Project “Trace an Object” – details help the police identify children
Identifying and rescuing children from dangerous and harmful situations is the primary concern in child sexual abuse investigations. The material itself provides clues to who the children are, where the abuse happened; helping investigators work backwards to identify and rescue children. To aid the search for children Europol has set up project “Trace an Object”. It asks the public to view cropped parts of images to see if they recognise objects. This can help place the location of the abuse. In this last extract from the NetClean Report 2018, we look again at how technology is a panacea and a tool for a brighter future for children.
By Cathal Delaney, Head of Team, Analysis Project Twins, EC3, Europol
Encryption is becoming more widely used by the public at large, and this echoes the trend that we see in child sexual abuse investigations. It is more difficult to say something certain about the manipulation of images or obfuscation techniques. While these techniques are currently not used in the majority of investigations that we work on, this does not necessarily mean that the use of them is not increasing. What we can say is that the more technologically sophisticated offenders, who are also taking other security measures to hide their identity, are the ones that also use these technologies.
Images of specific objects
There is always a question as to how much information we should share about these techniques, as it highlights the importance of details in images in victim identification work. However, in the project “Trace an Object” we have opted to ask the public for help to identify objects or locations in images where we have exhausted all other ways of investigation, to help us find the children depicted in the images.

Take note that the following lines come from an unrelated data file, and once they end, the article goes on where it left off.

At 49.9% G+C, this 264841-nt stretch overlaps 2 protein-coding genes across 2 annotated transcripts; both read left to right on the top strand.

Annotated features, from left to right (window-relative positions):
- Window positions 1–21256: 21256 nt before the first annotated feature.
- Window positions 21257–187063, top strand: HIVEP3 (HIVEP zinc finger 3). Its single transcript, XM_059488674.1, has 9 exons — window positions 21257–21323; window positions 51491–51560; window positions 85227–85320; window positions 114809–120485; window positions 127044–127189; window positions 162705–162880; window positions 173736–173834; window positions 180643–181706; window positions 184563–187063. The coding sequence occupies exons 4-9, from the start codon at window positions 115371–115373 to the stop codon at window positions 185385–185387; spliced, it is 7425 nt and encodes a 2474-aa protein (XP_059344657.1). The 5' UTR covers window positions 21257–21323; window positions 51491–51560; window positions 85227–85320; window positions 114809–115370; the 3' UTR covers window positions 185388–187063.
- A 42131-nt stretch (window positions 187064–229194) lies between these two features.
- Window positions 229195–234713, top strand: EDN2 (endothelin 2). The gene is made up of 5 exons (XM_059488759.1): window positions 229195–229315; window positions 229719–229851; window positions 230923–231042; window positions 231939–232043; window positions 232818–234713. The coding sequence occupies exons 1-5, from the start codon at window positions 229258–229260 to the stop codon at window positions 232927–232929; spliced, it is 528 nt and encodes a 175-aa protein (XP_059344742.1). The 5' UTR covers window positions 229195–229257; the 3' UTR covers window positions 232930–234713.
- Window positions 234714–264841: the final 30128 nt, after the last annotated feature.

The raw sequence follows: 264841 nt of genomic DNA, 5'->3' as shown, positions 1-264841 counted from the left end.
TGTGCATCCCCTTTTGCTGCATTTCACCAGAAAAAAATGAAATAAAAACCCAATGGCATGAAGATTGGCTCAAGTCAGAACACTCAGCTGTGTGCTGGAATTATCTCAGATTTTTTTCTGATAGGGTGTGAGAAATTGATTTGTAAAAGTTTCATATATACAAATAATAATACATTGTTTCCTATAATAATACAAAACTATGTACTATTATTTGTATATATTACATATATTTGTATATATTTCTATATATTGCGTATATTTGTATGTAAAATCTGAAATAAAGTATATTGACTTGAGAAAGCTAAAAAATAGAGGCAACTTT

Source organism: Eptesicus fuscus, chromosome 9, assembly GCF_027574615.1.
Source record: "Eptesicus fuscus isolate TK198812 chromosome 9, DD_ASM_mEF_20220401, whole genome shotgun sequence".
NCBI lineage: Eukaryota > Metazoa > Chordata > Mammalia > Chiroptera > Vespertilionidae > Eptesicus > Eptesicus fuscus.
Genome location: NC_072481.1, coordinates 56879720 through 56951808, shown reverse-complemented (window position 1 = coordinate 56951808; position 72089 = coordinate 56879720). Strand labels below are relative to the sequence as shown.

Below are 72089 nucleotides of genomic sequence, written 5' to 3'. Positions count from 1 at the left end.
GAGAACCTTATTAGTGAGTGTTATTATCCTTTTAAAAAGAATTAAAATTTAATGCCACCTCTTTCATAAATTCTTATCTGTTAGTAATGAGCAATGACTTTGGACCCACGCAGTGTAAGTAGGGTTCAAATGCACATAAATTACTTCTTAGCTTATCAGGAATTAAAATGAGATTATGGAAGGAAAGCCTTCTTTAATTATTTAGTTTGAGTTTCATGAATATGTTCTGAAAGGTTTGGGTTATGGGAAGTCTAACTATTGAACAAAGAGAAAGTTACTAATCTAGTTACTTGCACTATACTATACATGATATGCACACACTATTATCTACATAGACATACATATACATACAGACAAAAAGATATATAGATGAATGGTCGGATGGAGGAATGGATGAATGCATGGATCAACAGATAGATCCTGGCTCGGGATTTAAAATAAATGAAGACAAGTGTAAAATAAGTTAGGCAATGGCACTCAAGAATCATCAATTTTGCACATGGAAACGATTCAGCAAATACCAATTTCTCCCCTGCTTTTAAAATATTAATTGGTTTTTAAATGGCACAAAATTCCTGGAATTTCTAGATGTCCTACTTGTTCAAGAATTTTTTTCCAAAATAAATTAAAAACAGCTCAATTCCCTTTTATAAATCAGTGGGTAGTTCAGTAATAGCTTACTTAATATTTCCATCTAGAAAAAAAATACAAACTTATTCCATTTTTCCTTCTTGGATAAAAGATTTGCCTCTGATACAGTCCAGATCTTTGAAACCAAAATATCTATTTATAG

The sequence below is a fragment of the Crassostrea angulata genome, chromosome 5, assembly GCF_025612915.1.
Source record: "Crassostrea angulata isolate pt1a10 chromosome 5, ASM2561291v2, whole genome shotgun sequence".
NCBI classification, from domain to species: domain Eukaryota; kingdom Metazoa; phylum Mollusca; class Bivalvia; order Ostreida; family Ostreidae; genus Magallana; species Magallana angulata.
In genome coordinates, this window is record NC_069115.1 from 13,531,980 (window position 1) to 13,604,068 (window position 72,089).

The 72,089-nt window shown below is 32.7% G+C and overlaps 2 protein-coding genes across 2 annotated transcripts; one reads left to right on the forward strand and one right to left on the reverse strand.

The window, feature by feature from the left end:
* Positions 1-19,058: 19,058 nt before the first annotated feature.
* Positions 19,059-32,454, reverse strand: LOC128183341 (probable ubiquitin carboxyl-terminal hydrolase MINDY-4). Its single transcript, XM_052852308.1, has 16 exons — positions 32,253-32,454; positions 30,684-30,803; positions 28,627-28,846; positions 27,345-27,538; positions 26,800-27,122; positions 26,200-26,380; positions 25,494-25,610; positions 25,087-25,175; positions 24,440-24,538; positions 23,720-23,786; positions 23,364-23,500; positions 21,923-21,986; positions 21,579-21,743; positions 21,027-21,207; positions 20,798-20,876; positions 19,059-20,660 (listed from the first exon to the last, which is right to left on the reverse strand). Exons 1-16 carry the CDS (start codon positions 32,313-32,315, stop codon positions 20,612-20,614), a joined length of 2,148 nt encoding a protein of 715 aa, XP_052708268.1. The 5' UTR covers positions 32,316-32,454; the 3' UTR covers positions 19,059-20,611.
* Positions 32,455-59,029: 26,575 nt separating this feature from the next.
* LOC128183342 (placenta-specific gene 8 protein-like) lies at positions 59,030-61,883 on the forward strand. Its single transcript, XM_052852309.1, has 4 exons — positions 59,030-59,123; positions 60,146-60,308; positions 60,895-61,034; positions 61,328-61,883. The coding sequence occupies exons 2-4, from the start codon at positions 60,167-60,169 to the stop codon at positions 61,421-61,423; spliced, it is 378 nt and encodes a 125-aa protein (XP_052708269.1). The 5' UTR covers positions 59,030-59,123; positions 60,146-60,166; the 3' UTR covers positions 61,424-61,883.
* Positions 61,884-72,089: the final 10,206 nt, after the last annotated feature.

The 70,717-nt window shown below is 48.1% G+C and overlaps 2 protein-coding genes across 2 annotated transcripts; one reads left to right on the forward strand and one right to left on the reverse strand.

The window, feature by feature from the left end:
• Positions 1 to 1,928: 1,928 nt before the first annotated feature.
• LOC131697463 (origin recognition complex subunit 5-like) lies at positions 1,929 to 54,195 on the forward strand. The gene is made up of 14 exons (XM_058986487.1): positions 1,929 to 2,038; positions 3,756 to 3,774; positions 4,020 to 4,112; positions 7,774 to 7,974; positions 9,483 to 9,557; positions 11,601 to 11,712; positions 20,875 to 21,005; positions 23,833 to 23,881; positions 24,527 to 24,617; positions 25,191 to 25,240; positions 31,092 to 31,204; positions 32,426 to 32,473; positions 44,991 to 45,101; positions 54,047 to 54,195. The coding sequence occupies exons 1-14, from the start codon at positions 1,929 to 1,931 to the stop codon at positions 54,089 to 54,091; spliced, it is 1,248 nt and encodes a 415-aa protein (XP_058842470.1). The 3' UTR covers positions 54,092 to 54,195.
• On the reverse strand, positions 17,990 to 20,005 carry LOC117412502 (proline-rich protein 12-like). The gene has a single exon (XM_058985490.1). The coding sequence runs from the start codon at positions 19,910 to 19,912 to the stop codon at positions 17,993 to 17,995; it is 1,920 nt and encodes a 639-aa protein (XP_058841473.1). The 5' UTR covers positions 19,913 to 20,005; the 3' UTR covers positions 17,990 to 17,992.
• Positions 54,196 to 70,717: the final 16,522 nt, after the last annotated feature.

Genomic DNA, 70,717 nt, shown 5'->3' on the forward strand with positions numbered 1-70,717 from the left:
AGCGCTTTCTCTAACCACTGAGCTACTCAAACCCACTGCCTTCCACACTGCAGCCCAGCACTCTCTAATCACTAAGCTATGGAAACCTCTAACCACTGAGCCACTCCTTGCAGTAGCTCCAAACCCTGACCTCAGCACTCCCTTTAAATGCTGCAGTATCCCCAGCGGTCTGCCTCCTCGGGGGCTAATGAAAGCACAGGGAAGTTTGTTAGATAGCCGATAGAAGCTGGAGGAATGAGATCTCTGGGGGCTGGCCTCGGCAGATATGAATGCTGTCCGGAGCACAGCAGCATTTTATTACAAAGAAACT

At www.europol.europa.eu/stopchildabuse we share images of specific objects and specify what information we are seeking for that particular object or location.
People can, anonymously if they wish, send in information about the objects to the site. The tips are then dealt with by Europol’s victim identification team, who pass credible leads on to the country to which the object appears to refer to. There it becomes the responsibility of the police authorities to decide whether to develop an investigation or not.
“We have asked for the public’s assistance with 145 different objects, and as a result one offender has been arrested and eight children have been rescued.”
Eight children have been identified
“Trace an Object” has been up for eighteen months now, and we have seen good results. We have asked for the public’s assistance with 145 different objects, and as a result one offender has been arrested and eight children have been rescued. These are eight children that we would not have found without this project and the assistance of the public.
We invest a lot of time and effort to ensure that the project and site are working as intended. We only use this possibility when we have already followed all other possible leads to identify a child in an image. Before posting an image on the site, we follow a structured process with internal procedures as well as permissions from the police authority in the country that is in charge of the investigation. We also notify other police authorities to give them a chance to solve the case before we post the image.
The public input is much appreciated
The response to this project has been very positive, and we are grateful for the traction that “Trace an Object” has had, as it has generated many qualitative tips. We intend to build on this success and hope to see more identified children as a result.
Europol and European Cybercrime Centre (EC3)
Europol assists the 28 EU Member States in their fight against serious international crime and terrorism. Europol set up the European Cybercrime Centre (EC3) in 2013 to strengthen the law enforcement response to cybercrime in the EU and help protect European citizens, businesses and governments from online crime.